Pantone LLC is a limited liability company headquartered in Carlstadt, New Jersey. The company is best known for its Pantone Matching System (PMS), a proprietary color space used in a variety of industries, notably graphic design, fashion design, product design, printing and manufacturing and supporting the management of color from design to production, in physical and digital formats, among coated and uncoated materials, cotton, polyester, nylon and plastics.
|Headquarters||Carlstadt, New Jersey|
Pantone began in New Jersey in the 1950s as the commercial printing company of brothers Mervin and Jesse Levine, M & J Levine Advertising. In 1956, its founders, both advertising executives, hired recent Hofstra University graduate Lawrence Herbert as a part-time employee. Herbert used his chemistry knowledge to systematize and simplify the company's stock of pigments and production of colored inks; by 1962, Herbert was running the ink and printing division at a profit, while the commercial-display division was US$50,000 in debt; he subsequently purchased the company's technological assets from the Levine Brothers for US$50,000 (equivalent to $450,000 in 2021) and renamed them "Pantone".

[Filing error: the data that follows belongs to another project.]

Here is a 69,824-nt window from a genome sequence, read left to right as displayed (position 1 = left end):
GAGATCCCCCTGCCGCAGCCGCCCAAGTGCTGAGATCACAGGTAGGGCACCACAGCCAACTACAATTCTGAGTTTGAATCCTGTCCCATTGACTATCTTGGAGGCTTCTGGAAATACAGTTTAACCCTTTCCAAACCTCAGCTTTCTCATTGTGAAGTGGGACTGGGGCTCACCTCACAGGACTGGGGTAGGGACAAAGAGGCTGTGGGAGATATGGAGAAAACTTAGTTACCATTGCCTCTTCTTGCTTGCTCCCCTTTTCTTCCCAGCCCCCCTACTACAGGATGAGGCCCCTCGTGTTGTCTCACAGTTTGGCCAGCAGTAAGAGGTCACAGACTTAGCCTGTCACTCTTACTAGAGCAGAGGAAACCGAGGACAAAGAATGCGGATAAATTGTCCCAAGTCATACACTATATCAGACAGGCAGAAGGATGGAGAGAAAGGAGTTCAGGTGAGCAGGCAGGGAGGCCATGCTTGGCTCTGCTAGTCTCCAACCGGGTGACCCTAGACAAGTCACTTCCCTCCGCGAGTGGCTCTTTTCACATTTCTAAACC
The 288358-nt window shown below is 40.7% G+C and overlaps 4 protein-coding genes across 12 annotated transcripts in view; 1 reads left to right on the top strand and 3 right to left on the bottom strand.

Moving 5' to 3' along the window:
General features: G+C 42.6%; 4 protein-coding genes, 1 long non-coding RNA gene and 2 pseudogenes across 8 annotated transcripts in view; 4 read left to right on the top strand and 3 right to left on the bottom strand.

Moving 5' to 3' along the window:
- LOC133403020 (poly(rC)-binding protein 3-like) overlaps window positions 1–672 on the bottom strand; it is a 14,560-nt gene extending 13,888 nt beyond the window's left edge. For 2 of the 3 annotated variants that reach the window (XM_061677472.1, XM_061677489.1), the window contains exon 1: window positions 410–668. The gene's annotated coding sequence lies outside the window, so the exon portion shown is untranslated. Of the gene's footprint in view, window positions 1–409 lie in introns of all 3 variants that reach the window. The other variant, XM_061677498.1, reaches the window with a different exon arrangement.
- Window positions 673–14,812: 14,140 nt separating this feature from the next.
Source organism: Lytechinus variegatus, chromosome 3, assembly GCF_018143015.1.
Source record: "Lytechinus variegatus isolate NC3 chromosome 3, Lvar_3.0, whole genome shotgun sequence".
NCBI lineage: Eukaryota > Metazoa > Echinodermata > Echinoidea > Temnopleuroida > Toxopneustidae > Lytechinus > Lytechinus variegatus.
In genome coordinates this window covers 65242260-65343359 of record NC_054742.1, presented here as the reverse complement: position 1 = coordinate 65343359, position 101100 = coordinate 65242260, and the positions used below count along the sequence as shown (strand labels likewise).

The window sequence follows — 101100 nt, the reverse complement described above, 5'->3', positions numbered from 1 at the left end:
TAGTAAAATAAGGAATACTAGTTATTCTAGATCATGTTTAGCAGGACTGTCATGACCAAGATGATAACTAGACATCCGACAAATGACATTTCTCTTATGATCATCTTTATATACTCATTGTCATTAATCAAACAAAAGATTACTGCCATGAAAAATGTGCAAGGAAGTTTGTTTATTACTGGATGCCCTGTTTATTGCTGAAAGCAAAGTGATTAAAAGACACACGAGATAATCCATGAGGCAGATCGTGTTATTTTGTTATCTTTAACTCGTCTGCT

The company's primary products include the Pantone Guides, which consist of a large number of small (approximately 6×2 inches or 15×5 cm) thin cardboard sheets, printed on one side with a series of related color swatches and then bound into a small "fan deck". For instance, a particular "page" might contain a number of yellows of varying tints.
The idea behind the PMS is to allow designers to "color match" specific colors when a design enters production stage, regardless of the equipment used to produce the color. This system has been widely adopted by graphic designers and reproduction and printing houses. Pantone recommends that PMS Color Guides be purchased annually, as their inks become yellowish over time. Color variance also occurs within editions based on the paper stock used (coated, matte or uncoated), while interedition color variance occurs when there are changes to the specific paper stock used.
The Pantone Color Matching System is largely a standardized color reproduction system, as of 2019 it has 2161 colors. By standardizing the colors, different manufacturers in different locations can all refer to the Pantone system to make sure colors match without direct contact with one another.
One such use is standardizing colors in the CMYK process. The CMYK process is a method of printing color by using four inks—cyan, magenta, yellow, and black. A majority of the world's printed material is produced using the CMYK process, and there is a special subset of Pantone colors that can be reproduced using CMYK. Those that are possible to simulate through the CMYK process are labeled as such within the company's guides.
However, about 30% of the Pantone system's 1114 spot colors (as of year 2000) cannot be simulated with CMYK but with 13 base pigments (14 including black) mixed in specified amounts, called base colors. Those 1114 colors included 387 colors with numbers 100 to 487 from 1975 and some lighter colors from 600 to 732 in 1991. The original 4 digit colors introduced in 1987 were remapped into 3 digits.